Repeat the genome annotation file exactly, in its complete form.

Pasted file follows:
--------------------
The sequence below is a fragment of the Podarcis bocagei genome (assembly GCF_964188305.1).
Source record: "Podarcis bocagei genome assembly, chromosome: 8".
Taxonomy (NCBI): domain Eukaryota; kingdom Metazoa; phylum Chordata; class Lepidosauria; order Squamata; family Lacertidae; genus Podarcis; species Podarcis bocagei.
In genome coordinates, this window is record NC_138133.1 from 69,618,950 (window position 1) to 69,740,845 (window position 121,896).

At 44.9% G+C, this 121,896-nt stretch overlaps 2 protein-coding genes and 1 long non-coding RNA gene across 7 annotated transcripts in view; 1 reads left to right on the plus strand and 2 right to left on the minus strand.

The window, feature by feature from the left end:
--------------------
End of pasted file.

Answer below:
The sequence below is a fragment of the Podarcis bocagei genome (assembly GCF_964188305.1).
Source record: "Podarcis bocagei genome assembly, chromosome: 8".
Taxonomy (NCBI): domain Eukaryota; kingdom Metazoa; phylum Chordata; class Lepidosauria; order Squamata; family Lacertidae; genus Podarcis; species Podarcis bocagei.
In genome coordinates, this window is record NC_138133.1 from 69,618,950 (window position 1) to 69,740,845 (window position 121,896).

At 44.9% G+C, this 121,896-nt stretch overlaps 2 protein-coding genes and 1 long non-coding RNA gene across 7 annotated transcripts in view; 1 reads left to right on the plus strand and 2 right to left on the minus strand.

The window, feature by feature from the left end: